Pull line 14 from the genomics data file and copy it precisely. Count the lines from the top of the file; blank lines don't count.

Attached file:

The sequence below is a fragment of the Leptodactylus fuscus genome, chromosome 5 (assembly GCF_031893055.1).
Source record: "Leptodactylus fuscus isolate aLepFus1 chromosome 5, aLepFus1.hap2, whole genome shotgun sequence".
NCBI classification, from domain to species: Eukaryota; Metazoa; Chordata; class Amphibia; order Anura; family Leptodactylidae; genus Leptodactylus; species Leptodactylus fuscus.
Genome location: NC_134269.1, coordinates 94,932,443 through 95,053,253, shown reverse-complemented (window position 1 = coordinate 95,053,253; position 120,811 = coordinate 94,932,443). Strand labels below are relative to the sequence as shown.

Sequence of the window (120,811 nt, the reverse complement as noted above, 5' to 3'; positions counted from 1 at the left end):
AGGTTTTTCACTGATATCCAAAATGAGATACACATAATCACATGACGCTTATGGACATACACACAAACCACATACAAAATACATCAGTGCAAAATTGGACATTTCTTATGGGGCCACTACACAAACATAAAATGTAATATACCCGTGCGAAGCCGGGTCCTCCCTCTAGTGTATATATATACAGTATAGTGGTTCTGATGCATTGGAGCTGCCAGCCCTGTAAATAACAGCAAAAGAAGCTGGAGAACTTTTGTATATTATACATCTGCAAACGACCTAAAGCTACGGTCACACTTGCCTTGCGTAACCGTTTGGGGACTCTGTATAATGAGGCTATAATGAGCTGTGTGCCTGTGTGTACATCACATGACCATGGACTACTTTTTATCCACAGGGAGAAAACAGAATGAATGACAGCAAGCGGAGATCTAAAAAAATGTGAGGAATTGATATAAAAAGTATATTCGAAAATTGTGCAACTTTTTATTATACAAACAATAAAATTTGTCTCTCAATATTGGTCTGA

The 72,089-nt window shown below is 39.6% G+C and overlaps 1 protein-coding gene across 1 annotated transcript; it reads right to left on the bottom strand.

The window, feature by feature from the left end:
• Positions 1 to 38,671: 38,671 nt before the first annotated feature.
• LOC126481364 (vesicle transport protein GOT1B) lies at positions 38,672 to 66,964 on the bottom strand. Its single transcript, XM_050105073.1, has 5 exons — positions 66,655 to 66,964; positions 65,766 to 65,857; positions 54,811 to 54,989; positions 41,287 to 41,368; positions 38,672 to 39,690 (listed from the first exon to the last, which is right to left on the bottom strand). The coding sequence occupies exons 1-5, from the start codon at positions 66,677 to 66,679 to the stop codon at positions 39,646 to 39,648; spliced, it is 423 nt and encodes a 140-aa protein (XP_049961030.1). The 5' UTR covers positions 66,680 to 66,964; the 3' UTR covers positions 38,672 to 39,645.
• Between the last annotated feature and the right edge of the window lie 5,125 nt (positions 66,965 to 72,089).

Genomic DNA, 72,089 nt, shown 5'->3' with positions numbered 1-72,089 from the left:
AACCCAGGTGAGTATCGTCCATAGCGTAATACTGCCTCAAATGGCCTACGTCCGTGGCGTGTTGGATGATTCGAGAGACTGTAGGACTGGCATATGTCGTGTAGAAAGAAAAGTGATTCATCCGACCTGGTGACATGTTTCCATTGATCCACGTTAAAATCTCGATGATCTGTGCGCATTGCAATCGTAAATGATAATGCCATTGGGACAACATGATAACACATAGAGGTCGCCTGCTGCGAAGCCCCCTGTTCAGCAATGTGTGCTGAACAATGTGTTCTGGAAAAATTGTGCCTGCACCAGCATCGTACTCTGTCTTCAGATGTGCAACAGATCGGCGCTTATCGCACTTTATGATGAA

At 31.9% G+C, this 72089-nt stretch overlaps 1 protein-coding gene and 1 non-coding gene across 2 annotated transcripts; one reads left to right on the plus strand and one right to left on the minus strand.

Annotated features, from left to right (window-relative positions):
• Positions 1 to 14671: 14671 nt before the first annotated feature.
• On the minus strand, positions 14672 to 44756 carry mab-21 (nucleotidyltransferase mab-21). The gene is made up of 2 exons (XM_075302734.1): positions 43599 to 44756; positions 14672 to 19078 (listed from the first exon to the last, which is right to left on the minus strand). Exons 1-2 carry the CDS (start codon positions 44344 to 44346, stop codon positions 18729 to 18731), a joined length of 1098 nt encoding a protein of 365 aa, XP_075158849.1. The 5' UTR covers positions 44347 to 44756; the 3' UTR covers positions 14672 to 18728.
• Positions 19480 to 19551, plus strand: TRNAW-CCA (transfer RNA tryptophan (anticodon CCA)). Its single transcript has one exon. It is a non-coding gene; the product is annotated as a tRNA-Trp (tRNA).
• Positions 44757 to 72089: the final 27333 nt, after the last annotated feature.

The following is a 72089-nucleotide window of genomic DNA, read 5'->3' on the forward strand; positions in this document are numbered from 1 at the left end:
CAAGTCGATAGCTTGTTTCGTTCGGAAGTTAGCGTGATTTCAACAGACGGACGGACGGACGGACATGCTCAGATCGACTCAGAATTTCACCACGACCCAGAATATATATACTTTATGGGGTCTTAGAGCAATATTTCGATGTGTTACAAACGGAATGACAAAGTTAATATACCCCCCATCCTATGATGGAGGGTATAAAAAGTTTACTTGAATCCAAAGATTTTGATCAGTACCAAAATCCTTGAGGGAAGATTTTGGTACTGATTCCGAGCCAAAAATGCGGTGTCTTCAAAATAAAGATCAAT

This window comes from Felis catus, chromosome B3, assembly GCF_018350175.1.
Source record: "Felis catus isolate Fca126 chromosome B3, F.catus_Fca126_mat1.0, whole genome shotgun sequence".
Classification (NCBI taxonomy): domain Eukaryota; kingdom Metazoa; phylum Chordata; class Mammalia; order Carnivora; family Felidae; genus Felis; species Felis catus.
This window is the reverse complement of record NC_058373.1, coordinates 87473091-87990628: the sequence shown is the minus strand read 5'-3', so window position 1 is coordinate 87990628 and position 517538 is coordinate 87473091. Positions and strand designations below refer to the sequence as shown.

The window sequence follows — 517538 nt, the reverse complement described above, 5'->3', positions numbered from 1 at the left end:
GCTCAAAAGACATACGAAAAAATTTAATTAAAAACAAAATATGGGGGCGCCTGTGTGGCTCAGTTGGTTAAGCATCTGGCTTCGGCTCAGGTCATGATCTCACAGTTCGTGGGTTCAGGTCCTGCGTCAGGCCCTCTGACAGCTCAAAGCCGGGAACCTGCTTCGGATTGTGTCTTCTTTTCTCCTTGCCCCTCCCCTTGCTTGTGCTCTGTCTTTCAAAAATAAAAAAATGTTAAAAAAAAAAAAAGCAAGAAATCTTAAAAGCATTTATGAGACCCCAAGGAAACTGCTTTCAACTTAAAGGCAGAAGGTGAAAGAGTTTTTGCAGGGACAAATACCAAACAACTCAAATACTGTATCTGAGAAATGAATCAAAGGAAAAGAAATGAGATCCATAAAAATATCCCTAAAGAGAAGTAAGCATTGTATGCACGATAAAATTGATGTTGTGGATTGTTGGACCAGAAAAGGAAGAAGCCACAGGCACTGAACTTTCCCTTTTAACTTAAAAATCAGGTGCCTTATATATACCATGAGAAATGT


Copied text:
At 31.9% G+C, this 72089-nt stretch overlaps 1 protein-coding gene and 1 non-coding gene across 2 annotated transcripts; one reads left to right on the plus strand and one right to left on the minus strand.